Washington's "compromise" on Medicare
By Lee Sustar | July 4, 2003 | Page 12
IT'S A Medicare massacre under the guise of "reform." George W. Bush's proposed prescription drug benefit program for Medicare recipients would funnel billions of dollars to the giant health insurance and pharmaceutical companies--and do nothing to stop skyrocketing drug prices from bankrupting millions of seniors.
A plan is urgently needed. Some 30 percent of Medicare beneficiaries lack prescription drug coverage--and those who have it face increased co-pays and deductibles and ever-rising prices. But with their high premiums, gaps in coverage and 2006 starting date, both versions of the Medicare "reform" legislation passed separately by the Senate and the House of Representatives last month fall far short of what's needed.
"It's a shameful and tragic scam," said Dr. Quentin Young, national coordinator of Physicians for a National Health Plan. "Seniors will spend $1.8 trillion on prescription drugs over the next 10 years," he told Socialist Worker. "The most generous interpretation of the bill on the table is $400 billion [to help seniors pay for drugs]--not an insignificant amount, but not enough to address the total problem."
Dean Baker, co-director of the Center for Economic and Policy Research, agreed. "Even once the plan kicks in, the average person over 65 will be paying more after the plan is in place than they did in 2000," he said. "That's because it does nothing about the growth in drug prices."
Both the House and Senate bills would set Medicare prescription drug premiums at about $35 per month, and both propose deductibles of $275. The Senate bill would pay half of all drug costs up to $4,500, all costs beyond that point to $5,813, and 10 percent on costs above that amount. The House plan would pay 80 percent of costs beyond the deductible up to $2,000.
But beneficiaries would have to pay anything beyond that amount up to $4,900, at which point Medicare would pay the rest. The result is that seniors at the poverty level could end up paying 41 percent of their income on prescription drugs, according to Families USA, a health care consumer watchdog group.
In other words, the "donut hole" in coverage in both the Senate and House plans could still allow seniors to be wiped out financially. There's no logic for this gap in coverage--except that it allows Congress to meet its goal of limiting the cost of the plan to $400 billion.
Moreover, the House version would also promote personal medical savings accounts and means tests to qualify for coverage--big steps away from Medicare's tradition of universal coverage. Even more threateningly, the House wants to allow private plans to compete with Medicare, but would use those private bids as a benchmark for payments for all services.
Wherever Medicare payments are lower, beneficiaries in the traditional plan would have to pay the difference. This would pressure seniors into joining the private plans--leading to what Baker called "the destruction of Medicare."
And since private plans target healthier people whose costs are lower, those with greater needs would pay more. "It's a totally rigged competition," Baker said. "The one thing the private sector is good at is getting low-cost beneficiaries.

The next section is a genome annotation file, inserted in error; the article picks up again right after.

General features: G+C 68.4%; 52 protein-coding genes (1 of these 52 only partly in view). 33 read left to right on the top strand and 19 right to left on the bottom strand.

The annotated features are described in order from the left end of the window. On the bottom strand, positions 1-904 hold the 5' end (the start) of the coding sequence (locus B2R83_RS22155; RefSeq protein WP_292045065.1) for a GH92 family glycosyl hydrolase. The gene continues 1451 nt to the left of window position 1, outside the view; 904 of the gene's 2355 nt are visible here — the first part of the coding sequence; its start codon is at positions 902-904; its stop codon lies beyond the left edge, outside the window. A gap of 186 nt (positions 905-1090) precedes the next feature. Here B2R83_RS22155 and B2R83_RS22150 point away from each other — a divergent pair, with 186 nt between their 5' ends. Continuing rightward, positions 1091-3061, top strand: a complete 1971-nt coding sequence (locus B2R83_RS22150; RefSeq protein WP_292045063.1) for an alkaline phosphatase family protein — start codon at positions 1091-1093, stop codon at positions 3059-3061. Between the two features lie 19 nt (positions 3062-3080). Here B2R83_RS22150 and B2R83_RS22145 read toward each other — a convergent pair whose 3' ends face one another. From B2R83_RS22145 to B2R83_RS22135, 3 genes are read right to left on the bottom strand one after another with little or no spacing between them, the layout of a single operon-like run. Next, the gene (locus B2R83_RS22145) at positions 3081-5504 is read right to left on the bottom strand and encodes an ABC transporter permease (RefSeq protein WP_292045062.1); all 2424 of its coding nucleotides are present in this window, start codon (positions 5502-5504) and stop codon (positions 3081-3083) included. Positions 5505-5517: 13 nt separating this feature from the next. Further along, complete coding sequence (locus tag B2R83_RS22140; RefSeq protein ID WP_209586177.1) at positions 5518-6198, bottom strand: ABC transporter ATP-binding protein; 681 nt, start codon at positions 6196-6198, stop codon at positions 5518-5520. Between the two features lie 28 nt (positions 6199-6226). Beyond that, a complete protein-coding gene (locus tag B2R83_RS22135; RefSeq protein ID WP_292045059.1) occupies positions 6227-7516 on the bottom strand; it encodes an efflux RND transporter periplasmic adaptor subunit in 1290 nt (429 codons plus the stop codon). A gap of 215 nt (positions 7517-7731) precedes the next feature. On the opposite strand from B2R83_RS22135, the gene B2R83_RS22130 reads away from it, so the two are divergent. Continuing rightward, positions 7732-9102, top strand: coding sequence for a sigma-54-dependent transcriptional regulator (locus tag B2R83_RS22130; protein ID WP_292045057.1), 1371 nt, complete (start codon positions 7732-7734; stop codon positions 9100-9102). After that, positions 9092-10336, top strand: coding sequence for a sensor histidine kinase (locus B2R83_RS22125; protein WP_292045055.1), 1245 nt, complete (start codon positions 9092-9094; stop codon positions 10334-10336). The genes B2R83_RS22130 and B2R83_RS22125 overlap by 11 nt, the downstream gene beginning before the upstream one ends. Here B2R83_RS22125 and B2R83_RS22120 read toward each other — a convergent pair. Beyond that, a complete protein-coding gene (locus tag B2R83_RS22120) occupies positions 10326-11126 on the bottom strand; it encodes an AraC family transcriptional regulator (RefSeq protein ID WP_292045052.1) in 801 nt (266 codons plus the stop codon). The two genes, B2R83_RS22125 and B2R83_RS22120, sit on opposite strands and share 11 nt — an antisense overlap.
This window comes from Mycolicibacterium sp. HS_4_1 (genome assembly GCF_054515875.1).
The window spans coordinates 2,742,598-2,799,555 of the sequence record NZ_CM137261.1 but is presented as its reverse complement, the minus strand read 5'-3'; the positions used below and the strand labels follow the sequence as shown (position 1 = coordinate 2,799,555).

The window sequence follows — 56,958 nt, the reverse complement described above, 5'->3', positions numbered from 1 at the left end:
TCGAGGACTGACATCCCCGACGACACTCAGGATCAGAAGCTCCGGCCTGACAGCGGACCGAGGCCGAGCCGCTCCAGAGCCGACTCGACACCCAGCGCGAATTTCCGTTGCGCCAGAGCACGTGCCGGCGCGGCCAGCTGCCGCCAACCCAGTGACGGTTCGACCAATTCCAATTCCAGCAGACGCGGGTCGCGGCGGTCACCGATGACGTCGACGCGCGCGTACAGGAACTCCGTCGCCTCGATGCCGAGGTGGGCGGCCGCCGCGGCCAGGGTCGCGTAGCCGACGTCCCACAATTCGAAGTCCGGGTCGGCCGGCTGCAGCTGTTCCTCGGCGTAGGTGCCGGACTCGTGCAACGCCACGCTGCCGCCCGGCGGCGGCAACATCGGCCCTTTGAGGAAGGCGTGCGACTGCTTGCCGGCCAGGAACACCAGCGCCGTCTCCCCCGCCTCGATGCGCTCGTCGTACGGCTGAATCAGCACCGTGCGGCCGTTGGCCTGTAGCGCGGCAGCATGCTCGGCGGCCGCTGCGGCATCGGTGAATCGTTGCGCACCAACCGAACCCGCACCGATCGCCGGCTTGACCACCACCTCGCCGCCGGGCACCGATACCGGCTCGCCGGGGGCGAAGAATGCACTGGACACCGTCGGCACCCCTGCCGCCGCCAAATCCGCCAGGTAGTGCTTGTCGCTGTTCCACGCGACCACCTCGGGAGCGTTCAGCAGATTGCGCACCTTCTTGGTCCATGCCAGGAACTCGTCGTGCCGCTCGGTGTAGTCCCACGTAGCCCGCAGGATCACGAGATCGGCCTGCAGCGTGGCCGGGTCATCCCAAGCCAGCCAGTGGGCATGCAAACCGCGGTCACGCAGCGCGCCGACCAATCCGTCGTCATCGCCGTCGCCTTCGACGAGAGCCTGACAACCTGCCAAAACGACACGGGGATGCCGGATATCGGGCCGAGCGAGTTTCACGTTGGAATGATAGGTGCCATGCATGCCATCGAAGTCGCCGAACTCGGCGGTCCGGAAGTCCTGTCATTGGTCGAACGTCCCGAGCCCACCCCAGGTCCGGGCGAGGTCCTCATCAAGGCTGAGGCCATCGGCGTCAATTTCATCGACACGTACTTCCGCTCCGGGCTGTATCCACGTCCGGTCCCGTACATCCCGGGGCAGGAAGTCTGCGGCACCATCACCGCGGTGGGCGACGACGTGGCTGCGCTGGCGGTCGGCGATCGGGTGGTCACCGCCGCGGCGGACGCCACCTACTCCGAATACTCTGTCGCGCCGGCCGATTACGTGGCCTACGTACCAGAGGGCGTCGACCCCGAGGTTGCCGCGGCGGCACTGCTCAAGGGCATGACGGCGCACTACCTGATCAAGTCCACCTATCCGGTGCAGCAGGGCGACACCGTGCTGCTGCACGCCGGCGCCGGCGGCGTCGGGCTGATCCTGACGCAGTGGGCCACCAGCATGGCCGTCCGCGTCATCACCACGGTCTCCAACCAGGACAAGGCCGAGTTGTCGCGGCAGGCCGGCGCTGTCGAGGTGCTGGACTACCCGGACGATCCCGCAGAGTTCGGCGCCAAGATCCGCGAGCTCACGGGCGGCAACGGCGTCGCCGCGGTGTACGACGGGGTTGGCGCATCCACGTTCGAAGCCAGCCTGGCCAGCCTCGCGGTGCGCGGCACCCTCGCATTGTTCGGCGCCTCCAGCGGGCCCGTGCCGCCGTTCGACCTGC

Even that's not good enough for the health insurance companies. In a repeat of the negotiations on Bush's tax cut giveaway to the rich, corporate lobbyists are scheming with congressional leaders before the closed-door conference committee negotiates the details of the final Medicare bill.
Unless the government agrees to greater subsidies and market flexibility, "few private plans will enter the Medicare market, and the legislation will not work as intended," the New York Times reported July 1. In fact, a previous attempt to introduce private HMOs into Medicare has already proved to be a failure. The number of private plans covering Medicare patients fell by half between 1998 and 2003. The reason? Medicare just wasn't profitable enough for the HMO bosses.
Actually, HMOs--which spend 9.5 percent of outlays on administrative costs--are more expensive than traditional Medicare, which spends just 2.5 percent on administrative costs. And since HMOs charge the government for every beneficiary, whether or not that person actually uses medical services, the HMOs got 21 percent--or $5.2 billion--more than what the government would have spent on enrollees in traditional plans, according to Families USA. But that won't stop Bush's attempt to wreck the system.
Bush has gotten political cover from an unlikely source: Sen. Ted Kennedy (D-Mass.), long considered the Senate's leading champion of health care reform. Kennedy claims that whatever its shortcomings, Bush's Medicare prescription drug plan should be passed to establish a benefit that can be improved on later.
"My feeling is that this is the central copout of liberal leadership," said Quentin Young. "Ted Kennedy was the author of an excellent single-payer [universal insurance] bill of 1971. But now, since it's not considered feasible, they don't even push for it."
Even without a universal health care system, Young estimated that if the government purchased prescription drugs for resale--as is done in other countries--prescription drug costs for seniors could be cut in half, to $900 billion over the next 10 years. Use of generic drugs over expensive, patented brands could save another $100 billion a year, he said. "But if you do this," Young said, "you attack the source of profits in the system, and you get enormous resistance."
If the big insurance and pharmaceutical companies have their way, they'll stick vulnerable seniors with an even bigger financial burden. That's why we need to fight for a universal, national health care system--one that puts human needs ahead of profits.